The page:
#11  
Old 07-26-2007, 12:06 PM
CanuckJim's Avatar
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Default Re: High Heat Loss

JCampo,

The best you can do is the best you can do. I'd really follow JE's advice and use high heat glue to install four inches of rigid calcium silicate high heat insulation board under the oven. There will still be radiation into the walls, but there's little you can do about that now. At least you will greatly reduce the heat loss you're experiencing now. Can't believe your builders did it the way they did. Not good, won't work.

I should know on Monday about a local source for the board and blanket insulation. High temp glue can be found at fireplace/woodstove suppliers.

As for the loose insulation for the enclosure, you can get large bags of vermiculite from pool installers or suppliers. It's called PoolPac. I got mine from Bathe & McClellan in Whitby. If you can actually climb inside the enclosure, the very best thing would be to wrap the dome in high heat blanket insulation, then pour in the vermiculite.

I don't think another layer of firebrick will have much of an effect, and it might adversely affect draught.

It's a fair bit of work, and some expense, but it will be worth it. Whoever built your oven should go into another line of work.

Jim
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  #12  
Old 07-26-2007, 12:32 PM
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Default Re: High Heat Loss

If you have a structure similar to the photo your battle is half way won.
As Patrick (jengineer) has noted; you need to access the area above/around the dome (under the roof of the 'house').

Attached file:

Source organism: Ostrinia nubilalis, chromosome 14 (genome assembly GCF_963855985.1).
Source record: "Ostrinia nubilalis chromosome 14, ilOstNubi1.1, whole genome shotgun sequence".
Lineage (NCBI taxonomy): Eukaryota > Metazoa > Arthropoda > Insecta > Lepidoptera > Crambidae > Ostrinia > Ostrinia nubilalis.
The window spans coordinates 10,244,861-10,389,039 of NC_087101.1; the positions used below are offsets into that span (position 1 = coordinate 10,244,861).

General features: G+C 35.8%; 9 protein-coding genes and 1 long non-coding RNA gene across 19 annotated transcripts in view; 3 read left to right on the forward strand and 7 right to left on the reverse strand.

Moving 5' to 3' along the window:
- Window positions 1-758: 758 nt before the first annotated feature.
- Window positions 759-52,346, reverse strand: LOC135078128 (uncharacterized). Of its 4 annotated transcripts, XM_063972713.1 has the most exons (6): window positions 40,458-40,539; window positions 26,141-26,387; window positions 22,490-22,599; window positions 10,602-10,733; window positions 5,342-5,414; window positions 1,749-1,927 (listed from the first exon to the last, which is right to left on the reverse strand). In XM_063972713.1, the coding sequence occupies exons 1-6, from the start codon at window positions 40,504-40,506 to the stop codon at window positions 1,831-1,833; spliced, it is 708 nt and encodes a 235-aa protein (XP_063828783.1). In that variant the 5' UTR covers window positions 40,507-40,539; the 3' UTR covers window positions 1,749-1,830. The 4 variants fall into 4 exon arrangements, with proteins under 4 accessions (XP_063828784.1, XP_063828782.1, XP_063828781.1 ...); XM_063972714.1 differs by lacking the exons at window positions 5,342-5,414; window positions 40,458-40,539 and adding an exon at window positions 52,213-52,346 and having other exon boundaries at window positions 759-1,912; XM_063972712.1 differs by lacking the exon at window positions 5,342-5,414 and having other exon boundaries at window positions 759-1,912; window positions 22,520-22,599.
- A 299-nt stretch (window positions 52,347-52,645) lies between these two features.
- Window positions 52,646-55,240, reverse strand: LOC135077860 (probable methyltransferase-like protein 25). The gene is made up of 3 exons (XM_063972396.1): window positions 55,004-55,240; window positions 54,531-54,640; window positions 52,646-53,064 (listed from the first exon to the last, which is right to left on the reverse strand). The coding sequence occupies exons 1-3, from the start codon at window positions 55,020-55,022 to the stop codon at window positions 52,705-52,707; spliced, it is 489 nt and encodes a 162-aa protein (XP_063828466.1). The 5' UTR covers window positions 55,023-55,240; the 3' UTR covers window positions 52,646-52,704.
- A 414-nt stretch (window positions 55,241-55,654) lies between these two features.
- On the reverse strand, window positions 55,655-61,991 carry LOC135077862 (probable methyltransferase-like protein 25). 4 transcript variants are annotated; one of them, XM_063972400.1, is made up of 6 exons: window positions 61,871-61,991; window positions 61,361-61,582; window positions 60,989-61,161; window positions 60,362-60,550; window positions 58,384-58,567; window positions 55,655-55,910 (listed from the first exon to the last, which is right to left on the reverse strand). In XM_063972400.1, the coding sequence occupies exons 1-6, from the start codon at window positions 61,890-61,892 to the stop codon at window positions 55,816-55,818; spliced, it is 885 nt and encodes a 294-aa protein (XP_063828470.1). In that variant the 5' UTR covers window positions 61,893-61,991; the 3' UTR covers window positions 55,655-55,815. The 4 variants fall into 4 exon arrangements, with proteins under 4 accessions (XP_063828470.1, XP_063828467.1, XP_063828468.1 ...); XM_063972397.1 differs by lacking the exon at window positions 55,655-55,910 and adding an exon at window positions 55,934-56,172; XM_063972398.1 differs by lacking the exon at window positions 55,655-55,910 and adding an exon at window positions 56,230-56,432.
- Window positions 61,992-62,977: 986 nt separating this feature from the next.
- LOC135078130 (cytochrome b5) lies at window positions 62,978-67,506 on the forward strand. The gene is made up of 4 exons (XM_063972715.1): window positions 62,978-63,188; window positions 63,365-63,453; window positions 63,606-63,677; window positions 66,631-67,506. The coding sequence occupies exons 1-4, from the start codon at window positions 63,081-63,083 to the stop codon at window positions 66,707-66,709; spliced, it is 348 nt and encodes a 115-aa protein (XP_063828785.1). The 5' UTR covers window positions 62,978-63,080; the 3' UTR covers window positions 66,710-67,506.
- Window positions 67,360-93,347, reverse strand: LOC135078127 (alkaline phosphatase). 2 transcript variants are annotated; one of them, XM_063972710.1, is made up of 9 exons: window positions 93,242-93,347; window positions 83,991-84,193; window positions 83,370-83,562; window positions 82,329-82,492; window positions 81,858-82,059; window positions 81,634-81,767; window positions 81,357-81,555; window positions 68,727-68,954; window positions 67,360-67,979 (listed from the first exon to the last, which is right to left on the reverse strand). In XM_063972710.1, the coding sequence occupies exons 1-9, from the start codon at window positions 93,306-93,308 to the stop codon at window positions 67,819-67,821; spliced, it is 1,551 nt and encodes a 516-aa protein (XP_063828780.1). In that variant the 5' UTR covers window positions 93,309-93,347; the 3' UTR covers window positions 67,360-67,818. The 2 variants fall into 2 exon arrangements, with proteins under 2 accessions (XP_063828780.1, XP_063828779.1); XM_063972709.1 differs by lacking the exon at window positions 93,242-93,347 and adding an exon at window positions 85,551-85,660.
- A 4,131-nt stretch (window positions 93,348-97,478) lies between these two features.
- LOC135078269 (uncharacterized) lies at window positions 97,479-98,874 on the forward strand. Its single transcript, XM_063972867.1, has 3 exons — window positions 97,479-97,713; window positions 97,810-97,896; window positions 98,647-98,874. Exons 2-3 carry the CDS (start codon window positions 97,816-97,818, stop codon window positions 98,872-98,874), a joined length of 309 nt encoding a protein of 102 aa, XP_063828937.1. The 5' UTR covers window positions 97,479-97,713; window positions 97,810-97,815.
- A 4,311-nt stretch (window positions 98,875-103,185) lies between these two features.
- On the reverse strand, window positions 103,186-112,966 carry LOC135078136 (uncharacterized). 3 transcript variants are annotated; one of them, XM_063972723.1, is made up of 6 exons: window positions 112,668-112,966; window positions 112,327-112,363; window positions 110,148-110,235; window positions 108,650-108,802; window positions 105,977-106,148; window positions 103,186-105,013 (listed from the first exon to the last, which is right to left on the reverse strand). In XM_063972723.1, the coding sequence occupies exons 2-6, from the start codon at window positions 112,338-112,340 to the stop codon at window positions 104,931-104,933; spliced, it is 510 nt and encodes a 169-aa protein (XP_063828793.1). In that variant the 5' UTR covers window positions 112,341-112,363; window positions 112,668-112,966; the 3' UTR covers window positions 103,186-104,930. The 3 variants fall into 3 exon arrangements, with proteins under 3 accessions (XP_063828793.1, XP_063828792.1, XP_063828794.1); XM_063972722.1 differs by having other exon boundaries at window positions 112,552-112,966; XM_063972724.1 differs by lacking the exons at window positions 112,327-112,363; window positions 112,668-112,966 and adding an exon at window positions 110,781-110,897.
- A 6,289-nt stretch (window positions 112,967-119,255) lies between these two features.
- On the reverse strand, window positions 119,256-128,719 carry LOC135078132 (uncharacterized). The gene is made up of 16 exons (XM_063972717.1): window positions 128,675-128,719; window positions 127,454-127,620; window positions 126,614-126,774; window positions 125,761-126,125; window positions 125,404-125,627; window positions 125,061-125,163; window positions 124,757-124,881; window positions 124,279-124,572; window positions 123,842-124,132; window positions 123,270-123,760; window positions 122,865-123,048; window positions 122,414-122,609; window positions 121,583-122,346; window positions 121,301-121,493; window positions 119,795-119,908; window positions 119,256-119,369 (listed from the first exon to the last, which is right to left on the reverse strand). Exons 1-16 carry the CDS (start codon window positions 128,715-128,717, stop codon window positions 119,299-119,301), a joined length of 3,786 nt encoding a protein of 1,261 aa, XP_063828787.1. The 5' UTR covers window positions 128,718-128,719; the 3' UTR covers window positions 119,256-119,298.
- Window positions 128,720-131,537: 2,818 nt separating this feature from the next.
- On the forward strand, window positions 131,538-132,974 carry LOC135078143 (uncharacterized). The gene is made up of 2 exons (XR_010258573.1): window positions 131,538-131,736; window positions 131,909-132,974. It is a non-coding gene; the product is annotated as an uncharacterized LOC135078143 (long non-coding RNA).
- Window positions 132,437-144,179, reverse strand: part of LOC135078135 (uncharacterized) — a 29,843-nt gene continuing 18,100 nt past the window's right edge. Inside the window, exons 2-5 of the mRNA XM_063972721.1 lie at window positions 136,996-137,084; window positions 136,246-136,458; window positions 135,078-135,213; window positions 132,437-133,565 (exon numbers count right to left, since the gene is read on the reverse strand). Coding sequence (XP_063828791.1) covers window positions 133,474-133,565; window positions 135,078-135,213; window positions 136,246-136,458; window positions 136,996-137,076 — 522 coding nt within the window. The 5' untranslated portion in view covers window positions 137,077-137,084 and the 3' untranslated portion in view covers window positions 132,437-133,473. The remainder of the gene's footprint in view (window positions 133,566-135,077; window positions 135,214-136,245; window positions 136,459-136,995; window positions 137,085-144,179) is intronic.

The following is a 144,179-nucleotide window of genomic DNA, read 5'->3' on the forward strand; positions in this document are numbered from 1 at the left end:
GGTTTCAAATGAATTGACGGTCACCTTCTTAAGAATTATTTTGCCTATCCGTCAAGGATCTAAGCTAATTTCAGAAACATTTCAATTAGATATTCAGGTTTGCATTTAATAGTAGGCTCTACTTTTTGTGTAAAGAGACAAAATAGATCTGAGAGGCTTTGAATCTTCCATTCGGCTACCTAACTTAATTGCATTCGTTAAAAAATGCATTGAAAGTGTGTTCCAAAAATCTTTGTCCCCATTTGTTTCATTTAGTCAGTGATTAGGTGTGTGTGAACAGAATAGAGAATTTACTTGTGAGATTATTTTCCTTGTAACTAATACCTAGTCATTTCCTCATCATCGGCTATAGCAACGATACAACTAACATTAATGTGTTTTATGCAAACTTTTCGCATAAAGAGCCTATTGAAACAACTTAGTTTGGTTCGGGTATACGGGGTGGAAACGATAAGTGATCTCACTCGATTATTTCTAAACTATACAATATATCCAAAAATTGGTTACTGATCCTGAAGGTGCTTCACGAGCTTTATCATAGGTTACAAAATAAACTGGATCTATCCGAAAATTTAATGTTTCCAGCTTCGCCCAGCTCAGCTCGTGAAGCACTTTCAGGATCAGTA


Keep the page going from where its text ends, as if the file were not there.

Horticultural grade perlite or if more readily available, vermiculite. Try your local garden centers, you will probably need several 6 cubic ft. bags. Fill the area with at least 4", better yet - FILL IT UP!!! Depending on how much access you give yourself will determine whether you would need to 'blow it in' or merely dump in the bags....DRY, no need to mix with cement in an enclosed dome. Remember only use the horticultural grade products...it may also be available in different grades or courseness...the courser the better-don't use the fine grade unless you have too.

As for the hearth insulation. ideally you would want the insulating layer directly under the firebrick and on top of the support slab.....obviously that is not possible at this point. Again, as mentioned, adding one of the insulation board products such as SuperIsol (sold by Forno Bravo) or Cal sil to the underside of the support slab is your best option; accessing through your wood storage area.....the thicker, the better.
This won't be ideal, you will still be heating the entire hearth slab at every firing, but you should see a huge improvement over what you currently have.

Any chance of your posting a few photos, so we can be sure of our recommendations??

RT
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  #13  
Old 07-26-2007, 01:09 PM
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Default Re: High Heat Loss

Thanks for all your help! I will post some pics on Monday so you can see what I have bean venting about.

If you can post any local sources for finding the materials that would be great as well!
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  #14  
Old 07-26-2007, 03:19 PM
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Default Re: High Heat Loss

Quote:
Originally Posted by jcampo View Post
Can i bond an insulation board from underneath that? Is that close enough to the slab to make a difference?